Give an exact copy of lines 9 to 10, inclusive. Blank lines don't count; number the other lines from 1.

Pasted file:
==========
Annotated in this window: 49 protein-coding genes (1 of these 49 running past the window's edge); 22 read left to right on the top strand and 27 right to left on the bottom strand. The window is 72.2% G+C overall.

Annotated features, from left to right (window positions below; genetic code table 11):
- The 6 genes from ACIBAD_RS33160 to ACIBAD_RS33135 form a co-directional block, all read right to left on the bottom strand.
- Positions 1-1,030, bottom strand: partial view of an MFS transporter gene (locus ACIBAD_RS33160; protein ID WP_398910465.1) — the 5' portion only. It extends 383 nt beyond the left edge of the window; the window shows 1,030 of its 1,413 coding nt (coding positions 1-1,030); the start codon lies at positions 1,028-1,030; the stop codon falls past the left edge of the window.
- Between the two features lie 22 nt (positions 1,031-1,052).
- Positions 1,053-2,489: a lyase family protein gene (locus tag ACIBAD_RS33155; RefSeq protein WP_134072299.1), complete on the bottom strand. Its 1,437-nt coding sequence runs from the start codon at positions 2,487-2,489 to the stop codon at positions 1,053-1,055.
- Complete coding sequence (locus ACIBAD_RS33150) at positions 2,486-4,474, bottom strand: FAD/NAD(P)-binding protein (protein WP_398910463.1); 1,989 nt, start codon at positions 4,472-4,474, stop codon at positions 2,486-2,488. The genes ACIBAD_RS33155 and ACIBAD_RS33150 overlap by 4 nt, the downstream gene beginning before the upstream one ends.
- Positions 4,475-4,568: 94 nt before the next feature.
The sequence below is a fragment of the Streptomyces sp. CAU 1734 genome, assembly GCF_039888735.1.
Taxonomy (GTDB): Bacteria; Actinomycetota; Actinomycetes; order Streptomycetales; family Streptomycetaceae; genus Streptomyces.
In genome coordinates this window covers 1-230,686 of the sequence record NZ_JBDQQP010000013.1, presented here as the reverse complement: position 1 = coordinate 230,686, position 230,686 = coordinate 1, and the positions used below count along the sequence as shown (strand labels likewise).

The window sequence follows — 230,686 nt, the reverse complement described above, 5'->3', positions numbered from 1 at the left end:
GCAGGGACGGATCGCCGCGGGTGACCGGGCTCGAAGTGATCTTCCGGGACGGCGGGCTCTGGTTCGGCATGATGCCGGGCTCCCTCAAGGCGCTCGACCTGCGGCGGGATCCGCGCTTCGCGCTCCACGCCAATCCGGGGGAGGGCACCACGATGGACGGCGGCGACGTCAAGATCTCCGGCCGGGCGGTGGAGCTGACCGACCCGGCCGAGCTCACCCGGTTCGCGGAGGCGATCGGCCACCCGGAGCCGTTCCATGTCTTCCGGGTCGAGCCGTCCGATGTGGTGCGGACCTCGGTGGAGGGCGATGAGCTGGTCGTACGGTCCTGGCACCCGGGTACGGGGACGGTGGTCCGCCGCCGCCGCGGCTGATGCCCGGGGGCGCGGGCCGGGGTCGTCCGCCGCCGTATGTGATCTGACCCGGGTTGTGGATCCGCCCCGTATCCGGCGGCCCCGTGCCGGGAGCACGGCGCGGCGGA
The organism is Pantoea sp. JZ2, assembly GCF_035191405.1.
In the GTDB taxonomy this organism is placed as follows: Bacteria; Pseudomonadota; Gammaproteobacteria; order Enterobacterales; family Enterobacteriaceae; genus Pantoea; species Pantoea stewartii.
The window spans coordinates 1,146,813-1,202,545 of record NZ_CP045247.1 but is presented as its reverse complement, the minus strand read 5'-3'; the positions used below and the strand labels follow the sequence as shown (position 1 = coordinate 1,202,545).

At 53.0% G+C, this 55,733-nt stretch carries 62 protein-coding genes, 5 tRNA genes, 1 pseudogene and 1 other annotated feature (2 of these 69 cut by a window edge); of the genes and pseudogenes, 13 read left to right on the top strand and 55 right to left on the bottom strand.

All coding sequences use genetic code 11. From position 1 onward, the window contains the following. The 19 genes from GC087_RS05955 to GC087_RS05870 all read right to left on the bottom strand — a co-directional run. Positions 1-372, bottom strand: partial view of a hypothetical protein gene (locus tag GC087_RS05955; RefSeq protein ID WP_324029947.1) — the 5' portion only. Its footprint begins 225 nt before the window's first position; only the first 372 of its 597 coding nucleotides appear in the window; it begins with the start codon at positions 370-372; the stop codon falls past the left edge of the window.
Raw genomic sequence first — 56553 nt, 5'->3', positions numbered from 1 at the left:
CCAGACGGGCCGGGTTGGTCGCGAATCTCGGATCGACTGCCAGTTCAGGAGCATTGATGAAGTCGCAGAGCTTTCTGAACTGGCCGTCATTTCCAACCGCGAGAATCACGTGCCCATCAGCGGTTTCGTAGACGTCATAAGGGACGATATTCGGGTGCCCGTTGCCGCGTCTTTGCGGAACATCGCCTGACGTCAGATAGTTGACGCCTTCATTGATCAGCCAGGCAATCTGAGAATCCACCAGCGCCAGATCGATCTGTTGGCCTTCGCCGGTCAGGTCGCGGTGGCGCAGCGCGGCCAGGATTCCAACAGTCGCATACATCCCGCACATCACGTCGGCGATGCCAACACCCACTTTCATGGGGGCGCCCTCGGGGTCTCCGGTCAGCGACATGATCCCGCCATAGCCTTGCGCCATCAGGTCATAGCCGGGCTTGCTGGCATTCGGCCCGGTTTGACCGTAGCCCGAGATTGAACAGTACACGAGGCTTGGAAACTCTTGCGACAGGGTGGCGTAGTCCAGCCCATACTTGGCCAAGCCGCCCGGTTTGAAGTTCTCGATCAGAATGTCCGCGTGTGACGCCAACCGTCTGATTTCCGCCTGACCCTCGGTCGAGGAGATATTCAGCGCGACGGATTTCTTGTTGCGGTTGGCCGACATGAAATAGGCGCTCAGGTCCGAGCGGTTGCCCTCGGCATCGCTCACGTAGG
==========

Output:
The sequence below is a fragment of the Streptomyces sp. CAU 1734 genome, assembly GCF_039888735.1.
Taxonomy (GTDB): Bacteria; Actinomycetota; Actinomycetes; order Streptomycetales; family Streptomycetaceae; genus Streptomyces.